Analysis of climate variables associated with extreme climate events. (A) September 5-d precipitable water associated with the 2013 Colorado floods. (B) Summer 500-hPa geopotential height pattern associated with the 2010 Russia heatwave. (C) September Arctic sea ice extent. HIST, Historical Climate Model Simulations; PI, Pre-Industrial Control Simulation. Graphic: Diffenbaugh, et al., 2017 / PNAS

By Ellie Bowen
25 April 2017

(Stanford Daily) – Using a four-pronged framework, Professor of Earth System Science Noah Diffenbaugh ’96 M.S. ’97 and his research team have found a direct connection between extreme weather events and human impact.

The team’s study, published in the Proceedings of the National Academy of Sciences magazine, outlines an objective approach to determining whether or not extreme weather events – such as the flooding in northern India in June 2013 or the slowly-subsiding California drought that began in 2012 – can be linked to climate change over the course of several years. The researchers discovered that, for a substantial number of recent extreme weather cases, there is indeed a connection.

“Our results suggest that the world isn’t quite at the point where every record hot event has a detectable human fingerprint, but we are getting close,” Diffenbaugh stated in an interview with Stanford News.

While scientists have historically avoided directly linking specific extreme weather events to climate change due to the variability of weather, according to Diffenbaugh and his research team, it is more important than ever to determine global warming’s role in causing record-breaking events.

The study’s multi-pronged approach reveals not only surface-level weather conditions but also underlying meteorological phenomena that contribute to these events.

The team analyzed climate change observations with advanced statistical models, a framework which the researchers say can be used to inform decisions in fields as diverse as farming, insurance and infrastructure.

With this framework, the researchers found that global warming from human emissions has made extreme hot weather events more likely across over 80 percent of the areas of the globe for which observations are possible.

“Our approach is very conservative,” Diffenbaugh said. “It’s like the presumption of innocence in our legal system: The default is that the weather event was just bad luck, and a really high burden of proof is required to assign blame to global warming.”

Researchers show connection between extreme weather and climate change


ABSTRACT: Efforts to understand the influence of historical global warming on individual extreme climate events have increased over the past decade. However, despite substantial progress, events that are unprecedented in the local observational record remain a persistent challenge. Leveraging observations and a large climate model ensemble, we quantify uncertainty in the influence of global warming on the severity and probability of the historically hottest month, hottest day, driest year, and wettest 5-d period for different areas of the globe. We find that historical warming has increased the severity and probability of the hottest month and hottest day of the year at >80% of the available observational area. Our framework also suggests that the historical climate forcing has increased the probability of the driest year and wettest 5-d period at 57% and 41% of the observed area, respectively, although we note important caveats. For the most protracted hot and dry events, the strongest and most widespread contributions of anthropogenic climate forcing occur in the tropics, including increases in probability of at least a factor of 4 for the hottest month and at least a factor of 2 for the driest year. We also demonstrate the ability of our framework to systematically evaluate the role of dynamic and thermodynamic factors such as atmospheric circulation patterns and atmospheric water vapor, and find extremely high statistical confidence that anthropogenic forcing increased the probability of record-low Arctic sea ice extent.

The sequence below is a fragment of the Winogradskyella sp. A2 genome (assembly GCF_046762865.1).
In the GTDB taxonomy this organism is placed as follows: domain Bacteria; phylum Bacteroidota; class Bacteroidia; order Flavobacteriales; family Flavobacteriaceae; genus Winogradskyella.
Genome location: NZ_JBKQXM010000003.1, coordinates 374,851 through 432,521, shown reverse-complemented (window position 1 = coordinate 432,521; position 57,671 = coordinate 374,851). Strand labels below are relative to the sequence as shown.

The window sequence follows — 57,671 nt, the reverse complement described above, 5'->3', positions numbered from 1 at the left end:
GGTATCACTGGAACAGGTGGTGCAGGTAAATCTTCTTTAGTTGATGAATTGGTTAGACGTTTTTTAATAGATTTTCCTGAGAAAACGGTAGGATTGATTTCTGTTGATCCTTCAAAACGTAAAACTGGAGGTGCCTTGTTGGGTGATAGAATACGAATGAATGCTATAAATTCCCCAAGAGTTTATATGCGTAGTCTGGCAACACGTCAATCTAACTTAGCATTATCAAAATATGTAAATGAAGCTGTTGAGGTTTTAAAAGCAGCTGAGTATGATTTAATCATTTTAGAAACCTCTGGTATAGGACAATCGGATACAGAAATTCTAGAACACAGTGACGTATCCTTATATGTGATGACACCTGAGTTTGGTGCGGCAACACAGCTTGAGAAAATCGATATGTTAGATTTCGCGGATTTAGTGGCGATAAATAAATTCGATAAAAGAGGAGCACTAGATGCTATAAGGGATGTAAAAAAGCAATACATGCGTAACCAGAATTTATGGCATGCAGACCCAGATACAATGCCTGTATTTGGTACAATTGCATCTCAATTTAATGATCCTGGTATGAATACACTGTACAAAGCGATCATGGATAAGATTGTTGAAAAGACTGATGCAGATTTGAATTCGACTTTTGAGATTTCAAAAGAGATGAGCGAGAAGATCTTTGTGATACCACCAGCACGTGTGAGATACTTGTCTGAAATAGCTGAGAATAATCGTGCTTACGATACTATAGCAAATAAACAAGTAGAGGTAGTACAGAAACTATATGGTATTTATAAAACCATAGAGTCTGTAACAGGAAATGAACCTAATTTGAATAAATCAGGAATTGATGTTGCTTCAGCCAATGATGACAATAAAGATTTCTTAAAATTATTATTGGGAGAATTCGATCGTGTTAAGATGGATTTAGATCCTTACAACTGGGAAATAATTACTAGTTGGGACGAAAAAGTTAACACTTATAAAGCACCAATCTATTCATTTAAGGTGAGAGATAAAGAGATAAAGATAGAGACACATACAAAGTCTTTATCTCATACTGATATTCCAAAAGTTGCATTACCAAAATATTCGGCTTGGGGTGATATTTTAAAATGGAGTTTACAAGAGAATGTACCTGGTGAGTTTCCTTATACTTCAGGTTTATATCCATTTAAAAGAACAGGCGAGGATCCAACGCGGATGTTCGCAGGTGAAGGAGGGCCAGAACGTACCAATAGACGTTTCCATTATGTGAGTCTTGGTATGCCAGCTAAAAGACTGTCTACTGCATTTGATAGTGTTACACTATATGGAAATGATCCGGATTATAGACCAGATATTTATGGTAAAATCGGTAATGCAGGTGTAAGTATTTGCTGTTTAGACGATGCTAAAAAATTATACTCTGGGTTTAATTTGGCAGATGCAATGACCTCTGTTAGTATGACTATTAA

SIGNIFICANCE: Extreme climate events have increased in many regions. Efforts to test the influence of global warming on individual events have also increased, raising the possibility of operational, real-time, single-event attribution. We apply four attribution metrics to four climate variables at each available point on a global grid. We find that historical global warming has increased the severity and probability of the hottest monthly and daily events at more than 80% of the observed area and has increased the probability of the driest and wettest events at approximately half of the observed area. Our results suggest that scientifically durable operational attribution is possible but they also highlight the importance of carefully diagnosing and testing the physical causes of individual events.

Quantifying the influence of global warming on unprecedented extreme climate events

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